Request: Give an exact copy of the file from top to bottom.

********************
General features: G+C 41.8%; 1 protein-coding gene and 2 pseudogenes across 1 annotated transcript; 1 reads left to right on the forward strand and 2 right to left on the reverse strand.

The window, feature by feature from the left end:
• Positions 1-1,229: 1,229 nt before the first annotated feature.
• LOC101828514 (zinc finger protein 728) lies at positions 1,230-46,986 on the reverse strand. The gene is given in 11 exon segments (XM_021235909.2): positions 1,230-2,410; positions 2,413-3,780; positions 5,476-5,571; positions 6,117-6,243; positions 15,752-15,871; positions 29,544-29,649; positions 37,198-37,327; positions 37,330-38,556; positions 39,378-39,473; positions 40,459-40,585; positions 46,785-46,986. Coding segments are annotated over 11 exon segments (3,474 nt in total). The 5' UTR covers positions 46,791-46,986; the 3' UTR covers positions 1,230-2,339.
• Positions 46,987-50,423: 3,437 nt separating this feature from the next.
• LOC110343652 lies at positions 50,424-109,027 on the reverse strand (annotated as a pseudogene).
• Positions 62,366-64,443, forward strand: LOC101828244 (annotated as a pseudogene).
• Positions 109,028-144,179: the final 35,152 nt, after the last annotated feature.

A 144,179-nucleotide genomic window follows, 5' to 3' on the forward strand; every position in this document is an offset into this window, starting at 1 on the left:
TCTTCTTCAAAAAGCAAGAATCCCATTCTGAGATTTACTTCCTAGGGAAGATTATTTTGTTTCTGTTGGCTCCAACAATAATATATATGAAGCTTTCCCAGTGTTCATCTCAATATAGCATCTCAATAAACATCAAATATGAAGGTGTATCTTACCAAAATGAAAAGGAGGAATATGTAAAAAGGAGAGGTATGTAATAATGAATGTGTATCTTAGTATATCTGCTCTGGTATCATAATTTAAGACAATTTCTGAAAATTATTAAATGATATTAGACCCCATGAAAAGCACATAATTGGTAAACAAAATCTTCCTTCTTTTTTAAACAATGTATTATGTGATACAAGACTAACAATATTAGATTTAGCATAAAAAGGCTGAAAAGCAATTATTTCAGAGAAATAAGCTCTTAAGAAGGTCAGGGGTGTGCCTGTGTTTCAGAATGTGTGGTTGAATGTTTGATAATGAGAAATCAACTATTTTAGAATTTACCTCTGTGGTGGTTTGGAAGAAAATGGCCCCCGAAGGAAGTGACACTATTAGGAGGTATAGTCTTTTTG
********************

General features: G+C 41.8%; 1 protein-coding gene and 2 pseudogenes across 1 annotated transcript; 1 reads left to right on the forward strand and 2 right to left on the reverse strand.

The window, feature by feature from the left end:
• Positions 1-1,229: 1,229 nt before the first annotated feature.
• LOC101828514 (zinc finger protein 728) lies at positions 1,230-46,986 on the reverse strand. The gene is given in 11 exon segments (XM_021235909.2): positions 1,230-2,410; positions 2,413-3,780; positions 5,476-5,571; positions 6,117-6,243; positions 15,752-15,871; positions 29,544-29,649; positions 37,198-37,327; positions 37,330-38,556; positions 39,378-39,473; positions 40,459-40,585; positions 46,785-46,986. Coding segments are annotated over 11 exon segments (3,474 nt in total). The 5' UTR covers positions 46,791-46,986; the 3' UTR covers positions 1,230-2,339.
• Positions 46,987-50,423: 3,437 nt separating this feature from the next.
• LOC110343652 lies at positions 50,424-109,027 on the reverse strand (annotated as a pseudogene).
• Positions 62,366-64,443, forward strand: LOC101828244 (annotated as a pseudogene).
• Positions 109,028-144,179: the final 35,152 nt, after the last annotated feature.

A 144,179-nucleotide genomic window follows, 5' to 3' on the forward strand; every position in this document is an offset into this window, starting at 1 on the left:
TCTTCTTCAAAAAGCAAGAATCCCATTCTGAGATTTACTTCCTAGGGAAGATTATTTTGTTTCTGTTGGCTCCAACAATAATATATATGAAGCTTTCCCAGTGTTCATCTCAATATAGCATCTCAATAAACATCAAATATGAAGGTGTATCTTACCAAAATGAAAAGGAGGAATATGTAAAAAGGAGAGGTATGTAATAATGAATGTGTATCTTAGTATATCTGCTCTGGTATCATAATTTAAGACAATTTCTGAAAATTATTAAATGATATTAGACCCCATGAAAAGCACATAATTGGTAAACAAAATCTTCCTTCTTTTTTAAACAATGTATTATGTGATACAAGACTAACAATATTAGATTTAGCATAAAAAGGCTGAAAAGCAATTATTTCAGAGAAATAAGCTCTTAAGAAGGTCAGGGGTGTGCCTGTGTTTCAGAATGTGTGGTTGAATGTTTGATAATGAGAAATCAACTATTTTAGAATTTACCTCTGTGGTGGTTTGGAAGAAAATGGCCCCCGAAGGAAGTGACACTATTAGGAGGTATAGTCTTTTTG